COMMENT: PLATFORM; Time for realism in the network renaissance

The desire to build national networks never diminishes but few consultancies learn from the lessons of the past, says Charles Keil

The desire to build national networks never diminishes but few

consultancies learn from the lessons of the past, says Charles Keil



The promise of fame and fortune offered by a successful national network

of consultancies is irresistible. Ambitious PR firms, preponderantly

London-based, have reached for the elusive prize. Many have challenged

but few have prospered.



In 1966, I joined the thriving London consultancy of John Fowler and

Partners Ltd which, by the end of the Swinging Sixties, had established

a highly-profitable, four-consultancy network - in London, Birmingham,

Southampton and Manchester - and planned for further expansion. Despite

a strong client base, growth ground to a halt, the early promise

withered on the network vine and a much diminished JF & P was eventually

the subject of a takeover.



Over the years, a similar scenario has been acted out time and time

again. Yet, despite those echoes from the past, there is today a

renaissance of network ambition.



The appeal of a network is primarily the ability to win business by

offering a quality ‘locally-based’ service with cost benefits.

Increasingly, high-profile clients nationwide are choosing consultancies

on their doorsteps who can handle national and international campaigns

cost-effectively.



To achieve the maximum benefit from a network it needs to be ubiquitous

- with operations wherever there is a significant concentration of

business, commerce and media. The importance of being able to offer

consultancy services in Scotland, Wales and Northern Ireland as well as

from key English locations has not always been fully appreciated.



The network should be truly integrated and this integration requires a

common culture, not simply common operating procedures. A common brand

name reinforces this aim.



Achieving a common network culture, as well as staff confidence and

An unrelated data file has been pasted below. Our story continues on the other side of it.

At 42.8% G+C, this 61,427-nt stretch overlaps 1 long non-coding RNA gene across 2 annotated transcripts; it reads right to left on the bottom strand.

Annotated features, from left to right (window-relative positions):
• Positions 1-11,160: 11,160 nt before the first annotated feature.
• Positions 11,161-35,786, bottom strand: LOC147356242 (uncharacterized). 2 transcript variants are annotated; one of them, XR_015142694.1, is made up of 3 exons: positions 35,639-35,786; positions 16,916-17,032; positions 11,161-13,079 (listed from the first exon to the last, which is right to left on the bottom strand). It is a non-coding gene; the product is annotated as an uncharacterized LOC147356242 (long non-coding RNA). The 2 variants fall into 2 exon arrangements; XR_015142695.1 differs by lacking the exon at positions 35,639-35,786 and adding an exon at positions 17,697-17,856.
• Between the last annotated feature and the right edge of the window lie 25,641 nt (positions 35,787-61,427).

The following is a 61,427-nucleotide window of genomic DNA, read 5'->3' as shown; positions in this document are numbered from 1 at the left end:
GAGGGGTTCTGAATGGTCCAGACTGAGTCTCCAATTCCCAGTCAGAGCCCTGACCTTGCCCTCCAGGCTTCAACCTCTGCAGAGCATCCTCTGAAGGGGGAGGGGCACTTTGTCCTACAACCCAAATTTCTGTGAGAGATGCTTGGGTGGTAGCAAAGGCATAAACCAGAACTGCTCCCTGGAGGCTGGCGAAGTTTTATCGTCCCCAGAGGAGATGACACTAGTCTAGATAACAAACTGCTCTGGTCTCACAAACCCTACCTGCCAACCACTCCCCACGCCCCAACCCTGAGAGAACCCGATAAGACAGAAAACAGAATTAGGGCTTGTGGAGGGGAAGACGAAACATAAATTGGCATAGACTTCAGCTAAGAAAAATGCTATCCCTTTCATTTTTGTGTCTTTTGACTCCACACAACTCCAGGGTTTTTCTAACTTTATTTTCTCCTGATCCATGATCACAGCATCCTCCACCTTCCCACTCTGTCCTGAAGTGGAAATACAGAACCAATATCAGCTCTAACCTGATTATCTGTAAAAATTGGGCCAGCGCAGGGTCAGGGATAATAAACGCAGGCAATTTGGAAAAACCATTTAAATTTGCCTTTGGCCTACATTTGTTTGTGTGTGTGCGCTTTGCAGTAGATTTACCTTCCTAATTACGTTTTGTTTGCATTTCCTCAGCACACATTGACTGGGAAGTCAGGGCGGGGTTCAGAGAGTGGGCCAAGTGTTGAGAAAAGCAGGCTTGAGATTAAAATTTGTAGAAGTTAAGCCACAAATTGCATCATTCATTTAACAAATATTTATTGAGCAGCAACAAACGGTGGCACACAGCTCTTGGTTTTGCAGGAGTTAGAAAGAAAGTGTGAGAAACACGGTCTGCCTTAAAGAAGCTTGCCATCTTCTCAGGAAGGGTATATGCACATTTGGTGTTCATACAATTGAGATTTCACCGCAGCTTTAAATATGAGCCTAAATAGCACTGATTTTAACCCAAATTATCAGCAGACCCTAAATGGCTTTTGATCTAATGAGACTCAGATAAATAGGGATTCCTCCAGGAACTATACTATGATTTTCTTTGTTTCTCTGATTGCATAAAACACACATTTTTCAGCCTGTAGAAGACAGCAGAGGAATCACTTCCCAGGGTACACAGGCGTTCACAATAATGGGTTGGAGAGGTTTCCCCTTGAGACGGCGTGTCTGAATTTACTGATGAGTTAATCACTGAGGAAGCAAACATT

pride in being part of the network, without destroying the

entrepreneurial and creative spirit of each individual consultancy, is

vital. Building a network by step-by-step acquisition is quick but

risky. Too often it leads to a clash of cultures. Organic growth is

preferable.



It is important, too, that the collective knowledge and experience of

staff from all the consultancies in the network can be focused quickly

and easily to support a client or win new business. IT, involving a

central data base and sophisticated networked communication between

consultancies, is essential.



Regional and local knowledge is important as is the London link. But

beware the London culture! Attempts to build networks have failed

because they have been launched from a London base by people who believe

that they can foist a ‘London culture’ on out-of-London consultancies.

They can’t and they shouldn’t try.



The successful national network culture recognises the importance of all

its constituent parts and seeks to benefit from them - to produce a

special character that is the network’s personal USP.



Strong and decisive management at all levels is crucial but particularly

leadership with a truly national (and ambitiously international) outlook

as well as hands-on experience of the joys and heartbreaks of running

network consultancies. This single-minded leadership is unlikely to be

available in networks where PR is offered ‘integrated’ with - and

perhaps subordinated to - advertising.



So, the race is on to become the UK’s most comprehensive, fully-

integrated and most successful network. Will that glittering prize at

last be grasped? Or will history be repeated?



Charles Keil is chairman of Harrison Cowley



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